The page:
Admissibility of depositions and former testimony. Depositions taken by Magistrate who was incompetent to do so, cannot be transferred under provisions of Art. 47. Requirements of Art. 47 must be proved in letter and spirit before depositions of witnesses are transferred to file of Sessions Court. It was held that in circumstances of case, depositions of witnesses brought on record of Sessions Court could not be treated as evidence.3
Dying declaration. No mandatory pre-requisites of law exist that a dying declaration cannot be made before a police officer or that it should always be in writing. Dying declaration can be oral and communicated by means of gestures when the victim cannot speak due to his critical condition.4
Dying declaration. Admissibility. Admissibility of dying declaration not affected by S. 164, Cr.P.C. Provisions of S. 164, Cr.P.C. do not in any way affect the admissibility of a statement made by a person if it falls within the terms of Art. 46 of Qanun-e-Shahadat, 1984.5
Oral dying declaration. Admissibility. Dying declaration is admissible even if orally made.6
Dying declaration. Sufficiency to sustain conviction thereon. Conditions. Dying declaration, by itself, was sufficient to sustain conviction thereon provided there was no chance of mistaken identity; deceased was capable of making statement; the time elapsed after sustaining injury before deceased made statement; whether statement rang true; statement was free from promptness of others and deceased was not a man of questionable charcter.6a
Appreciation of evidence. Dying declaration. Great caution is to be taken before placing reliance on a dying declaration because it is a weak piece of evidence as its maker is not subjected to cross-examination.7
47. Relevancy of certain evidence for proving, in subsequent proceedings, the truth of facts therein stated. Evidence given by a witness in a judicial proceeding, or before any person authorized by law to take it, is relevant for the purpose of proving, in a subsequent judicial proceeding, or in a later stage of the same judicial proceeding, the truth of the facts which states, when the witness is dead or cannot be found, or is incapable of giving evidence, or is kept out of the way by the adverse party, or if his presence cannot be obtained without an amount of delay or expense which, under the circumstances of the case, the Court considers unreasonable:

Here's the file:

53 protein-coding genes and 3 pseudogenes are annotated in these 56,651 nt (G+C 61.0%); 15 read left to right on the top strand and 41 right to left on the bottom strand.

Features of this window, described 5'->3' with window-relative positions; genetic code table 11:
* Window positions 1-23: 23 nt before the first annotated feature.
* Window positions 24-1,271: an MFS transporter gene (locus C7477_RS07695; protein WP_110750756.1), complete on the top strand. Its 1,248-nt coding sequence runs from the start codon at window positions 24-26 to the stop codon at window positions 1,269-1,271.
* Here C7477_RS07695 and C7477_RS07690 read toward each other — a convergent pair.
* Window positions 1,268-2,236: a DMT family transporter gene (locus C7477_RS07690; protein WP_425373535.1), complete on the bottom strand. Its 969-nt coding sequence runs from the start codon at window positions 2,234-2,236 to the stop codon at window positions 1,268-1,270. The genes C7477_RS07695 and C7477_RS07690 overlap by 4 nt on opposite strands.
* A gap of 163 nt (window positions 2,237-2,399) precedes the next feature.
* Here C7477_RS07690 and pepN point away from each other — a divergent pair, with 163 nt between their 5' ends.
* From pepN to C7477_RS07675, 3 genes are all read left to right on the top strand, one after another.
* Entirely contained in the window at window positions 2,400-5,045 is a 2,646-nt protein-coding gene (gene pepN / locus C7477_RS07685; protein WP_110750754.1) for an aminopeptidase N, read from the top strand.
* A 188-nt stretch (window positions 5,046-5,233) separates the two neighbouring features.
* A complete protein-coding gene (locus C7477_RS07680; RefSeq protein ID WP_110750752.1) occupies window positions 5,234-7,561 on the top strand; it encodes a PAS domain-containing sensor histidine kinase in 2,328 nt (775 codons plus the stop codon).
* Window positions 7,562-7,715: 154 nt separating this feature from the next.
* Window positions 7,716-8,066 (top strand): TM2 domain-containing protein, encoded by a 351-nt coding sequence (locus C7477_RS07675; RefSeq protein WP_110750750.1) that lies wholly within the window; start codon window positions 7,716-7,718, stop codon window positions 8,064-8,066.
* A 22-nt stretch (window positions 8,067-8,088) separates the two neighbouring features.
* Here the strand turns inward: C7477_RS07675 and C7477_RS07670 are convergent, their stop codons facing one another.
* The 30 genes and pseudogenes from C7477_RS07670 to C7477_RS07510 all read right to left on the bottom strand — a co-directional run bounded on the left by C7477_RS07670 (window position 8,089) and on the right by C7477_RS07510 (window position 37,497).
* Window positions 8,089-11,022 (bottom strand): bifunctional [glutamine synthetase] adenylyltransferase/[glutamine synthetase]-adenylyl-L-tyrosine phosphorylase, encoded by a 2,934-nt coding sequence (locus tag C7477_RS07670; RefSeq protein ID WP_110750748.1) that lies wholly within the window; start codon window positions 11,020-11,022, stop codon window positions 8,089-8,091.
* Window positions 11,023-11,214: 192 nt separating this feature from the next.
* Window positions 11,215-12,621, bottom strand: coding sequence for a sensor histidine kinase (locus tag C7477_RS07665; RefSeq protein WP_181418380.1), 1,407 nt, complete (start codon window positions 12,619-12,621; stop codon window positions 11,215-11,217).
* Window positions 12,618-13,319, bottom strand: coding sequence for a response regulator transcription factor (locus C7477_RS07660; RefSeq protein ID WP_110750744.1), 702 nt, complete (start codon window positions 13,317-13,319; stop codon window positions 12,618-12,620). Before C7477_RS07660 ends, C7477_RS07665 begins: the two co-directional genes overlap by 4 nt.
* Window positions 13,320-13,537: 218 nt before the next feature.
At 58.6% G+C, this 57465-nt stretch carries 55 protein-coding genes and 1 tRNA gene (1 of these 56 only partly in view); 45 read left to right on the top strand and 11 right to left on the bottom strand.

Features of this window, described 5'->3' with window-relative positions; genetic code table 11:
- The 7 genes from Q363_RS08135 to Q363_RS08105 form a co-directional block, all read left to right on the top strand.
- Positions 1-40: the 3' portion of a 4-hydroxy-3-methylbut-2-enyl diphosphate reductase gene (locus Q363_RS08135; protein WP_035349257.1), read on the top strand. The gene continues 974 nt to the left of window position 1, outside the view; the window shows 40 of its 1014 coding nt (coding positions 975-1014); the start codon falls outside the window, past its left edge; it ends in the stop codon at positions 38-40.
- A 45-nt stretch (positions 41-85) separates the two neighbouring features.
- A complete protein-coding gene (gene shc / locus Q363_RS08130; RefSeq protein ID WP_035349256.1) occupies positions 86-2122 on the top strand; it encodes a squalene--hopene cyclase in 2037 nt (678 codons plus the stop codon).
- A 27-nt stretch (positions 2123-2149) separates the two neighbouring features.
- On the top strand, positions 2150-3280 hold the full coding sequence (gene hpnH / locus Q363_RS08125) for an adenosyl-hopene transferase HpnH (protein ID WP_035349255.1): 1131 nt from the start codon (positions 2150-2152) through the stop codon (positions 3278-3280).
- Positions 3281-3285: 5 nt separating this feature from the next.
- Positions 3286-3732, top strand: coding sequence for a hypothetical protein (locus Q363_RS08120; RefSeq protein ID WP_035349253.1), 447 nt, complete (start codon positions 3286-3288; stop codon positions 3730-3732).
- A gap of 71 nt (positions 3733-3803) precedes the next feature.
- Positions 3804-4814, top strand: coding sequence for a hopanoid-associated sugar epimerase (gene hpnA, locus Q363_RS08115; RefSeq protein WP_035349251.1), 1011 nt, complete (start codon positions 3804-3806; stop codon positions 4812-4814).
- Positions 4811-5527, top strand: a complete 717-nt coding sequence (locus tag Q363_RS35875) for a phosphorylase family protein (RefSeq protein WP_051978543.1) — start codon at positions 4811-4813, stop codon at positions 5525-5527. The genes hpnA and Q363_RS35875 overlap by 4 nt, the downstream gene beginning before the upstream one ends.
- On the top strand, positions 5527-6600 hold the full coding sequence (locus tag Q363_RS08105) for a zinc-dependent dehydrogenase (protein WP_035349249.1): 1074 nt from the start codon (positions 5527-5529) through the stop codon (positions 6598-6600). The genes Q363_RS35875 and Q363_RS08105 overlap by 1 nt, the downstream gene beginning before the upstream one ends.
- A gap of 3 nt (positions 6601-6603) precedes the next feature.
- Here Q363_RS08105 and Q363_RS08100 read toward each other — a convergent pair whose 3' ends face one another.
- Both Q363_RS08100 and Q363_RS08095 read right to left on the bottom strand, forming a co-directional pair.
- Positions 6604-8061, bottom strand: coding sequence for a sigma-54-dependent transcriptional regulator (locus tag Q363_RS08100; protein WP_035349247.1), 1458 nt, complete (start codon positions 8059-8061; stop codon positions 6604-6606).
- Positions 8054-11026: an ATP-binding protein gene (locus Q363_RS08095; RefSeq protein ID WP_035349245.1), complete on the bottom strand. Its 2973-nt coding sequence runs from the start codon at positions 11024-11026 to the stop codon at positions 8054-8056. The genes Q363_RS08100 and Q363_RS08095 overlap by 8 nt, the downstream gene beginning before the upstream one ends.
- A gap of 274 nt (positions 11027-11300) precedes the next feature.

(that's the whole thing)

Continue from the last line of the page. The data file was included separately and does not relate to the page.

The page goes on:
the proceeding was between the same parties or their representatives-in-interest;
the adverse party in the first proceeding had the right and opportunity to cross-examine;
the questions in issue were substantially the same in the first as in the second proceeding.
Explanation. A criminal trial or inquiry shall be deemed to be a proceeding between the prosecutor and the accused within the meaning of this Article.
STATEMENTS MADE UNDER SPECIAL CIRCUMSTANCES
48. Entries in books of account when relevant. Entries in books of account, regularly kept in the course of business, are relevant whenever they refer to a matter into which the Court has to enquire, but such statements shall not alone be sufficient evidence to charge any person with liability.
A sues B for Rs. 1,000, and shows entries in his account books showing B to be indebted to him to this amount. The entries are relevant, but are not sufficient, without other evidence, to prove the debt.
Banker and customer. Entries in account of account-holder by bank alleged that credit entries in the account of account-holder were made by Bank by oral instructions of the account-holders thus making deviation from the rule or practice of the Bank. Burden would shift to the Bank alleging aid deviation to prove that said credit entries were made on oral instructions of the account-holder. Where the Bank failed to discharge the burden to prove the oral instructions, presumption would be that account of account-holder was credited by the Bank only after receiving the proper advice and cash.8
49. Relevancy of entry in public record made in performance of duty. An entry in any public or other official book, register or record, stating a fact in issue or relevant fact, and made by a public servant in the discharge of his official duty, or by any other person in performance of a duty specially enjoined by the law of the country in which such book, register or record is kept, is itself a relevant fact.
Entries in death register maintained in regular course of business would be conclusive. Presumption of correctness of such entries shall prevail over conflicting entries about date of death in inheritance mutation.9